Developing small-area predictions for smoking and obesity prevalence in the United States for use in Environmental Public Health Tracking

Environ Res. 2014 Oct;134:435-52. doi: 10.1016/j.envres.2014.07.029. Epub 2014 Sep 28.

Abstract

Background: Globally and in the United States, smoking and obesity are leading causes of death and disability. Reliable estimates of prevalence for these risk factors are often missing variables in public health surveillance programs. This may limit the capacity of public health surveillance to target interventions or to assess associations between other environmental risk factors (e.g., air pollution) and health because smoking and obesity are often important confounders.

Objectives: To generate prevalence estimates of smoking and obesity rates over small areas for the United States (i.e., at the ZIP code and census tract levels).

Methods: We predicted smoking and obesity prevalence using a combined approach first using a lasso-based variable selection procedure followed by a two-level random effects regression with a Poisson link clustered on state and county. We used data from the Behavioral Risk Factor Surveillance System (BRFSS) from 1991 to 2010 to estimate the model. We used 10-fold cross-validated mean squared errors and the variance of the residuals to test our model. To downscale the estimates we combined the prediction equations with 1990 and 2000 U.S. Census data for each of the four five-year time periods in this time range at the ZIP code and census tract levels. Several sensitivity analyses were conducted using models that included only basic terms, that accounted for spatial autocorrelation, and used Generalized Linear Models that did not include random effects.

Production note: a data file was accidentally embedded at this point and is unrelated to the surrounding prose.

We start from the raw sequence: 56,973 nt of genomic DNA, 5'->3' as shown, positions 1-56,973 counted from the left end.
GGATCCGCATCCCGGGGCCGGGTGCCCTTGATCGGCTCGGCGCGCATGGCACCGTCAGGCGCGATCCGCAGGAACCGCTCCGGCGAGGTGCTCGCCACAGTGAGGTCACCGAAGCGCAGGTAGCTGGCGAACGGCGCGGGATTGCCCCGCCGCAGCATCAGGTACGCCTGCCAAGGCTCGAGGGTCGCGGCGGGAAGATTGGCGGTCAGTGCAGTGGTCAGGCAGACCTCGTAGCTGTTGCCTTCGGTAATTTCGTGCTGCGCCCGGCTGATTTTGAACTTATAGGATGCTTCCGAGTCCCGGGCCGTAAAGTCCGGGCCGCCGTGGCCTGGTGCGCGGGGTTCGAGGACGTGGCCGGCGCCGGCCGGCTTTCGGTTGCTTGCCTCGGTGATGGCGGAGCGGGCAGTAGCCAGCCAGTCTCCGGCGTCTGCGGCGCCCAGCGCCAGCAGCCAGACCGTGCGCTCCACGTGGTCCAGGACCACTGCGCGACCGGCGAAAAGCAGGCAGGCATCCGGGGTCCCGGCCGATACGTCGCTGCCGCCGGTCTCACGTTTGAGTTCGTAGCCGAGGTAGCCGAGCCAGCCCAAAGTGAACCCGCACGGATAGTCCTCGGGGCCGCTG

Results: The two-level random effects model produced improved estimates compared to the fixed effects-only models. Estimates were particularly improved for the two-thirds of the conterminous U.S. where BRFSS data were available to estimate the county level random effects. We downscaled the smoking and obesity rate predictions to derive ZIP code and census tract estimates.

Conclusions: To our knowledge these smoking and obesity predictions are the first to be developed for the entire conterminous U.S. for census tracts and ZIP codes. Our estimates could have significant utility for public health surveillance.

Keywords: GIS; Multilevel model; Obesity; Small-area; Smoking.

Publication types

  • Research Support, Non-U.S. Gov't

MeSH terms

  • Humans
  • Obesity / epidemiology*
  • Prevalence
  • Public Health Practice*
  • Smoking / epidemiology*
  • United States / epidemiology